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A terrible crime has happened. A crime so terrible, so horrible, I am not sure if you can handle the truth! Walk into any major store to see the crime. Where there were once shelves full of ghoulish, ghastly, albeit garish Halloween décor, there is now a terrible figure in its place. The perpetrator of these crimes sits atop a throne of pine and gingerbread. Looking down at us from their desolate, wintry fortress Laughing. Waiting. Caroling. Christmas: The Halloween Murderer.

Don’t get me wrong, Christmas is a perfectly fine holiday – if you love capitalism and materialism that is. Oh, you aren’t a fan of disappointing small children when you don’t get them all of the toys and three new puppies? Not comfortable with a fictional man who breaks into your home and leaves unchecked packages under the tree? Might I offer a solution? A holiday focused on protection. A holiday full of popular content. A holiday that just looks better. We will not stand for these injustices any longer. Halloween must not be killed in vain!

While Christmas celebrates Capitalism, Halloween has origins in the Celtic festival of Samhain. On this day, it was said that the realities between the living and the dead became blurred, allowing the spirits of the deceased to roam free. The Celts feared these spirits would destroy their crops and disrupt their society. Interestingly enough, druids (Celtic Priests) believed that this day allowed them more accurate predictions of the future due to the presence of these undead spirits. To ward them off, the priests would build massive pyres of fire, lighting them at sunset and keeping them active until sunrise the next day. Jack-O-Lanterns today can take their inspiration from these ancient pyres. Point Halloween.

From a popular culture perspective, Halloween movies simply outclass their wintry counterparts. I’ll give Christmas Elf, which is a cinematic masterpiece. But for every Elf, there is a Home Alone. Seriously? One of the most “beloved” Christmas movies revolves around a kid who will develop abandonment issues in his early 20s all while trying to not get murdered by some goons. Halloween has the Halloweentown Trilogy (yes trilogy we do not talk about the fourth movie), every slasher film from Scream to Halloween, and how can we forget Hocus Pocus?! Spooky Scary Skeletons. If you did not read that in the voice, you’re not fooling anyone. Monster Mash IS a graveyard smash. This Is Halloween? A masterpiece. What does Christmas offer? Only the agonizing screams of retail workers across the world when Mariah Carey hits that first G chord. Bottom line? Halloween has the better content.

What about décor? Ever tried to chop down a tree? Pretty difficult to do. And you are increasing your carbon footprint on top of it. Pumpkins…pumpkins are simple. And can be readily turned into cool-looking Jack-O-Lanterns that we learned fend off evil spirits. There is also so much more versatility and creativity with Halloween. You can only dress up a tree so many ways before it’s tired. But Halloween? You could make a spooky graveyard, a wonderous enchanted forest, a maze of spider webs! Unlimited potential! Plus, whoever decided that green and red are a solid pair should really see an optometrist. Orange and Black? Now those are some cool colors.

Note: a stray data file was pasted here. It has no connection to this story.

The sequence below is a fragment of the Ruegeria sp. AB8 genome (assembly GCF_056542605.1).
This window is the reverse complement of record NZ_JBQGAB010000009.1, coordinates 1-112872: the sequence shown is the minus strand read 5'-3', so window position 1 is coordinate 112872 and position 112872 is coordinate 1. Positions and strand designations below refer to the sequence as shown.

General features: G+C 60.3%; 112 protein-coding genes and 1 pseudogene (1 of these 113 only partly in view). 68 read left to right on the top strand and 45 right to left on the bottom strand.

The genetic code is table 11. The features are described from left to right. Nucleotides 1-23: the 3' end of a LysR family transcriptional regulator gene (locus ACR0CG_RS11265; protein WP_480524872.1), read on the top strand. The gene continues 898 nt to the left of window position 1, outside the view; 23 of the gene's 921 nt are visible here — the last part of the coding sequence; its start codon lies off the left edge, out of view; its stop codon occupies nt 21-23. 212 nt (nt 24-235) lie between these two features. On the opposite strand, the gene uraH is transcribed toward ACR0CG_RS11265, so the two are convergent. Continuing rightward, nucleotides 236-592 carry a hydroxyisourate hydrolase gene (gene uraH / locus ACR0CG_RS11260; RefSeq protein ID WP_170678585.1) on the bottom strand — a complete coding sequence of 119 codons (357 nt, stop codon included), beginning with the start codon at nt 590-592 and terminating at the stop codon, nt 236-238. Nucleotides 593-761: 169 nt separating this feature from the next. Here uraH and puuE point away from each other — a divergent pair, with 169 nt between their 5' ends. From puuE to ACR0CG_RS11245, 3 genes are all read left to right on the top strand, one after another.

Jurors, I implore you to see the guilt in the eyes of Christmas. It is not even Halloween, yet there is a lack of spirit found all around us. For every cauldron or pumpkin, there are bunches of mistletoe and so much garland you can’t tell where one strand ends and another begins. I am not asking for much. Just ONE month to let Halloween have its fair share. Take November! Should we really be celebrating colonization anyway? Look at those red and green eyes, those rosy cheeks, the ever-present smell of cinnamon and desolation. Guilty is Christmas for impeding Halloween. Guilty is Christmas for consuming our lives October through December. Guilty is Christmas for the murder of Halloween.

Zane Jud

Bradley U '22

Hello! I am a current graduate student at Bradley University seeking a degree in Non-Profit Business and Leadership. I went to Bradley for my undergraduate studies and left with two Bachelor's Degrees in Political Science and History with minors in Ethics and Spanish. My research has centered around gender and politics, as well as advocacy work for minority groups. I also love coffee, social justice, and pineapples!
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